Single Asset, Single Borrower (SASB) loans are very large loans made by very large lenders to very large corporations. Because of the role they play in greasing the wheels of commerce and the lives of those who invest in it, it’s worth taking a Millionacres moment to learn a bit more about them.
A SASB loan in its simplest form is exactly what the name suggests. It is a single loan made to a single borrower and secured by a single property which is then securitized and sold in the secondary market as an investment for those buyers.
Several sticks in one package
SASB loans are typically $ 200 million to $ 1 billion or more and they are often bundled for secondary commercial mortgage-backed securities (CMBS). Additionally, a single borrower can involve more than one property in the transaction, and more than one borrower and lender can be involved.
This flexibility has made SASB loans a popular way for major operators to commercial real estate (CRE) to finance very high-end real estate.
What is a soft credit inquiry?
For example, CMBS.loans reports that Brookfield Management Group received a $ 1.2 billion SASB loan from Citibank and Goldman Sachs to refinance the iconic Bahamian-based Atlantis Resort and Casino in July 2018. And, a few months earlier, in April 2018, Blackstone Group Real Estate Partners received a $ 382 million SASB loan from Morgan Stanley and Wells Fargo.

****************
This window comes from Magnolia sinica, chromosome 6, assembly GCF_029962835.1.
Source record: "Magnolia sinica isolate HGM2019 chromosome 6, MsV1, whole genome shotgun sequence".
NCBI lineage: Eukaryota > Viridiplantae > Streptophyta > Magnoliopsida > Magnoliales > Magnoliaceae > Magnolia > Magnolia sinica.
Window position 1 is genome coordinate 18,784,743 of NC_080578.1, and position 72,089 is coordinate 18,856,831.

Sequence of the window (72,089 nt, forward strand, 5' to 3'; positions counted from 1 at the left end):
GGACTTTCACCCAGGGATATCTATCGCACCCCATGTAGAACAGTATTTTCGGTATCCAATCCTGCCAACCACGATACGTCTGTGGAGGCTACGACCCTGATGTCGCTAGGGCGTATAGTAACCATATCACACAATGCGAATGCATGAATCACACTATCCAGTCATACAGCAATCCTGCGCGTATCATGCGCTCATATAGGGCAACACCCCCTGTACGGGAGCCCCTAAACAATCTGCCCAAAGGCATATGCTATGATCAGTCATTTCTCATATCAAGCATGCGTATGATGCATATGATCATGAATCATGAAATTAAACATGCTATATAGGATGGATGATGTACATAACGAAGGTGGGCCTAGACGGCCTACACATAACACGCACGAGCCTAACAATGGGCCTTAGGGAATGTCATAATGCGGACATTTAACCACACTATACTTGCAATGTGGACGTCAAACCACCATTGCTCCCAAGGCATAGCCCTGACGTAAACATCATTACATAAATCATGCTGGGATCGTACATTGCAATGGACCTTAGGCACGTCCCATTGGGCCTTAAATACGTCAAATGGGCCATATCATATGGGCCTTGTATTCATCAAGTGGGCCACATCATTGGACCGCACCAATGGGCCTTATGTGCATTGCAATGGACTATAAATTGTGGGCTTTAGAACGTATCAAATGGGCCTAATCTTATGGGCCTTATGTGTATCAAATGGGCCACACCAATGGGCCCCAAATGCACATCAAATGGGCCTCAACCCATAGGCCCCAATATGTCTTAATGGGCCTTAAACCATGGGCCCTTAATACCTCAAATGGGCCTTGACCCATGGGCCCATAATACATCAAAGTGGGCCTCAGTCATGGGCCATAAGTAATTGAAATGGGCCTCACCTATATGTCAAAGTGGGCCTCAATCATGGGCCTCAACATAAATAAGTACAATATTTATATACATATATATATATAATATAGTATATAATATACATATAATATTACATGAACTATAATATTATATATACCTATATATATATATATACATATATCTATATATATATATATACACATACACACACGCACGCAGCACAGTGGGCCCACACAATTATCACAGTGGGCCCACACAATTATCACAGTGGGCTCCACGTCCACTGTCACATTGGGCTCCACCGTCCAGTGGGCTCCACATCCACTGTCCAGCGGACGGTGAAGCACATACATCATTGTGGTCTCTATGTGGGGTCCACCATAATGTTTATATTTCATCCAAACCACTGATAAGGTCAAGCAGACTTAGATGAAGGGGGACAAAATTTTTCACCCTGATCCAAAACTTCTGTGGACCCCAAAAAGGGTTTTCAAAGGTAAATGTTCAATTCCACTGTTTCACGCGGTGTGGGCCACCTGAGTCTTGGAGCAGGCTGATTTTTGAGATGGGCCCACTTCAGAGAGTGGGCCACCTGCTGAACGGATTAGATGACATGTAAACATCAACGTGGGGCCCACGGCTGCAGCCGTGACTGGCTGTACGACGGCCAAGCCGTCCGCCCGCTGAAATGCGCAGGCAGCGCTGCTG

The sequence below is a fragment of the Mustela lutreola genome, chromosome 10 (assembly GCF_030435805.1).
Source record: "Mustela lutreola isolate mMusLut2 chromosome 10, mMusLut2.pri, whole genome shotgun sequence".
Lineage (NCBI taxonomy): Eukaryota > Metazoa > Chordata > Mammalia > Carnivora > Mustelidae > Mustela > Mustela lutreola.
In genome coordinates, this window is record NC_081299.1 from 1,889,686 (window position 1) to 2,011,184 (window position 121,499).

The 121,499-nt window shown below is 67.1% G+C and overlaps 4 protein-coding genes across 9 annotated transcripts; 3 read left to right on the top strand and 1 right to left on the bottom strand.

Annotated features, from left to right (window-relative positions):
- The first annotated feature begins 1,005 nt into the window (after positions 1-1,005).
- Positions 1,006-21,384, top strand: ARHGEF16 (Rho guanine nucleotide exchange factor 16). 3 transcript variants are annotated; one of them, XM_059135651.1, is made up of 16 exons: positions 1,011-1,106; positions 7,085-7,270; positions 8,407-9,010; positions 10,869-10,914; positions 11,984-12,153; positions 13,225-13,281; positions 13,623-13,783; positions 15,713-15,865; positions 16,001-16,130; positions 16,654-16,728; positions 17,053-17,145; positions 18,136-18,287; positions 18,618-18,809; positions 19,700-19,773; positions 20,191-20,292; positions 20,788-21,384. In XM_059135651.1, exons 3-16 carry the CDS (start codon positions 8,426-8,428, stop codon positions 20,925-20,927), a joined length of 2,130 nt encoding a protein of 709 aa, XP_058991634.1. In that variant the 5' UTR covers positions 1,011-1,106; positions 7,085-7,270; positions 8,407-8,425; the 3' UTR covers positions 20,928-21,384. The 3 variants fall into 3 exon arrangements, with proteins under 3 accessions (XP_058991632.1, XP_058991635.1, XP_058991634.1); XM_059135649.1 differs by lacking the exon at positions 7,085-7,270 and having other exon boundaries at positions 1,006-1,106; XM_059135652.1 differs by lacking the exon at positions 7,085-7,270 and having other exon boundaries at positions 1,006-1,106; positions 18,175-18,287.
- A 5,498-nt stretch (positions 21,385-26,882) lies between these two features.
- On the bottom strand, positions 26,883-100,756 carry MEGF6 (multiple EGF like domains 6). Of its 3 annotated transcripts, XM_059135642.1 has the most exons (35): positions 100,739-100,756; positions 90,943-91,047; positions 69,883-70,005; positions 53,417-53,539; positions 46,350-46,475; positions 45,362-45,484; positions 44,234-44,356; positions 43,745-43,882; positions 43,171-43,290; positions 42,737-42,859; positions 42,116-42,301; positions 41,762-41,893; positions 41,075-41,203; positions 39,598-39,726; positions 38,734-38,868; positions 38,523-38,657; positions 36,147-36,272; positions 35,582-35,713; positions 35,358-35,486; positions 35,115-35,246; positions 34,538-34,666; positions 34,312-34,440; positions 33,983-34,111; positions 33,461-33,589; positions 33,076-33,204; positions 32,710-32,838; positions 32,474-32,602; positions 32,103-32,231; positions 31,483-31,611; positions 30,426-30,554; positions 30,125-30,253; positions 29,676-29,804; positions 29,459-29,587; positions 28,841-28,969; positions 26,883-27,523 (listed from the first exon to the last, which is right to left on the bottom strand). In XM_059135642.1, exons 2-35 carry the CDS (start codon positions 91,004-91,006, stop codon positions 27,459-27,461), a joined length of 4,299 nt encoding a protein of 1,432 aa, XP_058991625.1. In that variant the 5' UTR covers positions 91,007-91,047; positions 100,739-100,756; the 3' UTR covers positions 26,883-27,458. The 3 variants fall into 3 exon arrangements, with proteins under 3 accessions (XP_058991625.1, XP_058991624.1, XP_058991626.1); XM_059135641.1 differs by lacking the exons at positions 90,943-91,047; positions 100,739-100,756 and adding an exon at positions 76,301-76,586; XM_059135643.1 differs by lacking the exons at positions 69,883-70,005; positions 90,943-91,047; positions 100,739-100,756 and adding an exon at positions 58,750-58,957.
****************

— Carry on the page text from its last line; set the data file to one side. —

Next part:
Major League Funding for Major League Properties
While putting all your eggs in one basket isn’t typical investment advice, SASBs aren’t your typical loan. They are used by highly rated borrowers to obtain financing from major lenders for high end properties. Their credit scores and loan-to-value ratios (LTVs) show that, according to this blog capital markets advisers at Multifamily Loans:
“(SASB) transactions may have lower LTVs than other types of CMBS loans because LTVs and loan credit ratings have an inverse relationship. For example, AAA-rated securities for multi-family properties should have an LTV of no more than 50%, while they might have an LTV of up to 92% (unlikely, in practical terms) in order to achieve a rating of. credit B.. “
This rigor in underwriting is also reflected in the performance of the SASB. A Kroll Bond Rating Agency (KBRA) study found only six of 421 such loans in default in 25 years. Five of them were backed by hotel guarantees, according to KBRA, and that was from 1993 to 2018.